The 2021 Paris was back this year and as the only European off-season SX race, it was nice to get back to a bit of normal for the riders and teams.
The track wasn’t its usual formidable obstacle. The promoters brought in MXGP stars Antonio Cairoli and Romain Febvre to race and as a concession to them, the whoops were left out and if we’re being honest, other parts of the track were pretty tame compared to years past. So it this added up to racing where the start was maybe even MORE important that the usual importantness—if that’s even a word. Passing? Yeah, there wasn’t much out there.
First up, we’re hoping MXGP vice-champion Romain Febvre heals up from what looked like bad leg/ankle injuries when he was forced to step off his Kawasaki in mid-air over the triple. He had ridden well in the first race and started up front in race two before suffering the huge crash. We have heard he suffered a broken tib and fib that required surgery. That was an ugly crash for sure. Get well soon, Romain.
When it was all said and done, the winner of all three races (of varying length) and the King of Paris was Red Bull KTM’s Marvin Musquin! In front of his hometown crowd, Marv put on quite a display as he led every lap of all three main events and was never really challenged on the way to a popular win.
Afterwards he spoke about that being his goal, to win all the main events and repeat here as King. About the only hiccup he had was a mid-race look down at his rear tire in the third main to check whether he had a flat or not. Other than that, it was smooth sailing for Musquin.
“That was my goal, to get the holeshot and have a free track,” he told me after the race. “I knew it was tough to pass and you can see that. It was good practice, try to push to the end and it was hard to make a big gap. When you’re leading, you don’t want to take huge risk but I tried to push and have a good practice.”
Marv’s got serious “flying at the test track” vibes going on and he sure looked great this weekend. He’s working with David Vuillemin now, he’s staying in California all winter and he says he feels good because he’s doing something different than usual. Musquin was completely dominant at Paris.
Second place was another veteran French SX rider in Cedric Soubeyras on his Husqvarna. Soubs has raced these types of races forever, he’s raced USA SX plenty of times, and he told me afterwards that this was maybe the best race of his life! He and Musquin had dreamed about standing on the podium together at this race, and Soubs made it happen by fighting off SmarTop/Bullfrog Spas/MotoConcepts Honda's Justin Brayton in two of the three mains.
In the third main Brayton was all over Cedric again, which was the battle for second overall. As we said, the track was tough to pass on and Brayton just couldn’t find a way by without trying to get a bit greasy. Soubs starts were better than the Brayton and that’s all he needed to to have his career best finish. Near the end of the third main Brayton went way down on the inside of Soubs to try to chop off his line but he came up short—and then that led him to a slower rhythm through the next second of jumps. This allowed the fourth-place rider, Red Bull KTM’s Antonio Cairoli, to get close, probably much closer than Brayton thought. Tony dove inside of Brayton in the final turn, and they smashed into each other. Brayton went down, but did recover for fourth. That was the type of drama and action the Paris fans wanted to see.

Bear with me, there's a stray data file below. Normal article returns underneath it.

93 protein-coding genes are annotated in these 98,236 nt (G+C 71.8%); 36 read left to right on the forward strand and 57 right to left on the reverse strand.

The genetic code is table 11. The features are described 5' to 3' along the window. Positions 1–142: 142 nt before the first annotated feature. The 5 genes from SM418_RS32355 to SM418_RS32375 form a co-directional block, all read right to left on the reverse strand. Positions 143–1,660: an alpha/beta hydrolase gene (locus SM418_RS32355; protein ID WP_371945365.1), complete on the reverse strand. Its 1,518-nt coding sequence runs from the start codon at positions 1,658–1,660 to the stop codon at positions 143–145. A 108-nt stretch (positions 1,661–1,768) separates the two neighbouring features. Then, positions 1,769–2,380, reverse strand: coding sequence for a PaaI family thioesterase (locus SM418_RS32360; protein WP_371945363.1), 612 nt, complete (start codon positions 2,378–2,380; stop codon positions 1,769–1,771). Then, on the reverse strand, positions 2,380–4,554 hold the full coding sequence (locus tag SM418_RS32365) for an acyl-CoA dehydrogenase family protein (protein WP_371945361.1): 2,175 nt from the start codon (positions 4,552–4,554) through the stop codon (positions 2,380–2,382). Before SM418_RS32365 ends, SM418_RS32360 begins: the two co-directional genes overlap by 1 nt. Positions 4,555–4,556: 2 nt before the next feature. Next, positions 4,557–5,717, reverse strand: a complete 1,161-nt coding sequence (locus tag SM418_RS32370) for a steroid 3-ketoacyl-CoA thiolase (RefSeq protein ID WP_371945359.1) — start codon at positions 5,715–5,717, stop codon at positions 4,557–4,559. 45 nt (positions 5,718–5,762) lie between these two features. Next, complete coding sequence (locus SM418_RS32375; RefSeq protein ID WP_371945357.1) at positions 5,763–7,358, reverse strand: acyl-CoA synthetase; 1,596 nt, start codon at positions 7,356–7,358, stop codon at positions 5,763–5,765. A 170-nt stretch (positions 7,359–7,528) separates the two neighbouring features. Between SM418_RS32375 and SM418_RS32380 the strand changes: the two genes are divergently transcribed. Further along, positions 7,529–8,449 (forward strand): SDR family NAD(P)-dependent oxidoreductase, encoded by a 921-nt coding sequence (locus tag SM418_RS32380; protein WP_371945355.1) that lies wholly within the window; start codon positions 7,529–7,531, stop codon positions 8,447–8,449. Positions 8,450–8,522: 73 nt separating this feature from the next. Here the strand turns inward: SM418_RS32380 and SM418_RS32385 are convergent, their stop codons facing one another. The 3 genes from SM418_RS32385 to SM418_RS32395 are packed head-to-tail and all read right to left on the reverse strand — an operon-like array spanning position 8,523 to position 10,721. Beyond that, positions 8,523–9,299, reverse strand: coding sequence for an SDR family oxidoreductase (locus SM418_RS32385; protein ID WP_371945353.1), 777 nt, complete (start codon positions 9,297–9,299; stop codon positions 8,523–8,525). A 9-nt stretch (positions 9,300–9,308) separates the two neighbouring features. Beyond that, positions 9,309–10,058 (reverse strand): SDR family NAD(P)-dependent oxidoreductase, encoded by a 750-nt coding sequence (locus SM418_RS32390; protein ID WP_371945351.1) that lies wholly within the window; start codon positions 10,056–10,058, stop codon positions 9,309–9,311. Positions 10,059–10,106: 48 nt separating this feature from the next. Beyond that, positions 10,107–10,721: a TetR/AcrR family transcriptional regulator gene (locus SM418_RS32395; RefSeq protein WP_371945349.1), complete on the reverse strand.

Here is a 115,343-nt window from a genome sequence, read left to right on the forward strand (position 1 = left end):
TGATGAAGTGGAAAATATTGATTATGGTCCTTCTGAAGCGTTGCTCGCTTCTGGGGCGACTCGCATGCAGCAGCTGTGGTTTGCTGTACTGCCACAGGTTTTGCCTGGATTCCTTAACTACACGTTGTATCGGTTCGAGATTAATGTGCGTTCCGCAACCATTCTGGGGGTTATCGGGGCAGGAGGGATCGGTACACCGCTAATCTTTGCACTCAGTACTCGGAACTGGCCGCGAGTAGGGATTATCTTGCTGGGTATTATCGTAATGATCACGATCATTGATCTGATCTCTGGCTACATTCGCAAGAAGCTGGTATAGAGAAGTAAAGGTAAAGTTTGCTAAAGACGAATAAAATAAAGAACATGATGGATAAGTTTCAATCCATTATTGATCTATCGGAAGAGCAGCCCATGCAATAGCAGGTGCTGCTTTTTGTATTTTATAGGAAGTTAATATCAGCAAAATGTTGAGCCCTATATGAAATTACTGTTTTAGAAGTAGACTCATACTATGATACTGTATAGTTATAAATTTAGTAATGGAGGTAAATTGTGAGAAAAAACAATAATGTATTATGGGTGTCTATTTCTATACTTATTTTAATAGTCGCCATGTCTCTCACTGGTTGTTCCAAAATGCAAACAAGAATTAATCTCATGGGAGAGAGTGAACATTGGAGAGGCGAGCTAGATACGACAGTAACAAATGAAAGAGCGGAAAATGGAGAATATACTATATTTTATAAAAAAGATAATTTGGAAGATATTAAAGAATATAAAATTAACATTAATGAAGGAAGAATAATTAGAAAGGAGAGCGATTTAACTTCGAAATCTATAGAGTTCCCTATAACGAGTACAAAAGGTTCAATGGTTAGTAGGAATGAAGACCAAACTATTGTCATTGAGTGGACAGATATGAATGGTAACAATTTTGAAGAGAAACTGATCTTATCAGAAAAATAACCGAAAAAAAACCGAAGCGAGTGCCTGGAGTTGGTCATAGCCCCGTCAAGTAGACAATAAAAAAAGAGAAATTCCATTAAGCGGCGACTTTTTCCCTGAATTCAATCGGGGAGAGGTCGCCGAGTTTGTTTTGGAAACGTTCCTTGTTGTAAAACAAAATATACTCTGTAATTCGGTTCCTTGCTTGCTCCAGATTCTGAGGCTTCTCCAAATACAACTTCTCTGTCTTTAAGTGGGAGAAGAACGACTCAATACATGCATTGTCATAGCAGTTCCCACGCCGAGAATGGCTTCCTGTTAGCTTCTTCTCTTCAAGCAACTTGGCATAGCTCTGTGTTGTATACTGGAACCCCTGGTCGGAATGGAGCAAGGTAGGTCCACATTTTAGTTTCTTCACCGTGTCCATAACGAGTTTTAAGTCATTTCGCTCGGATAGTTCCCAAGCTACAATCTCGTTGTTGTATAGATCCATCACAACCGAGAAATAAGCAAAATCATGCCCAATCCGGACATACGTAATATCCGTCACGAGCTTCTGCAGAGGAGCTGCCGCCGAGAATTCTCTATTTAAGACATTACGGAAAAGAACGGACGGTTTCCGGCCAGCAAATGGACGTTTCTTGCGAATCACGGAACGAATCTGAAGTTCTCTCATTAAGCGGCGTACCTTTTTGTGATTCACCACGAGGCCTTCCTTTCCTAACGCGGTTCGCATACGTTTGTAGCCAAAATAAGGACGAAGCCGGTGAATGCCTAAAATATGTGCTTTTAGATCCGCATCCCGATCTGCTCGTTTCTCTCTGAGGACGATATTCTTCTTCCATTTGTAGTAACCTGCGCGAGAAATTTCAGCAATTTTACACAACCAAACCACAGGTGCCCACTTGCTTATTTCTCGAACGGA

Brayton ends up third overall and the top three riders were in a class of themselves for the day. Twisted Tea/HEP Motorsports Suzuki’s Justin Bogle was strong and took fourth overall. He had some Friday practice issues but rode well on Saturday, he even had third in the bag until Brayton took it in the last corner in main number 2. Lots of leg and arm swag from Bogle in practice as well.
Some Australian named Chad Reed was fifth overall and typical Reedy, his qualifying wasn’t great but when the lights were on, the two-time SX champ got better. This was his first race in a while and he was more than competitive out there on his KTM. The fans were also stoked to see him out there.
After a poor first main where he crashed on the first lap, Cairoli went 6-3 in the last two to end his weekend well and also got a nice send off from the promoters as well.
American Ryan Sipes exited the night early on his GasGas 350 when he went down and twisted an ankle.
In the SX2 class it was Phoenix Honda’s Kyle Peters, in his inaugural visit to Paris, going 1-1-1 to win the Prince of Paris. KP got all the holeshots and led all the laps in an impressive performance. MX2 World Champion and crowd favorite Maxime Renaux was fastest in every practice coming into the mains but bad starts, mistakes and a crash set him back in each of the main events. He went 5-2-2 on the night.
American Kevin Moranz ended up third overall on his KTM with 2-5-3 finishes and for his first time over here, looked pretty comfortable as he, Peters and Renaux were up front a lot.
So that’s it from Paris, good times here and great to be back at one of the world’s most historic SX races in a fabulous city.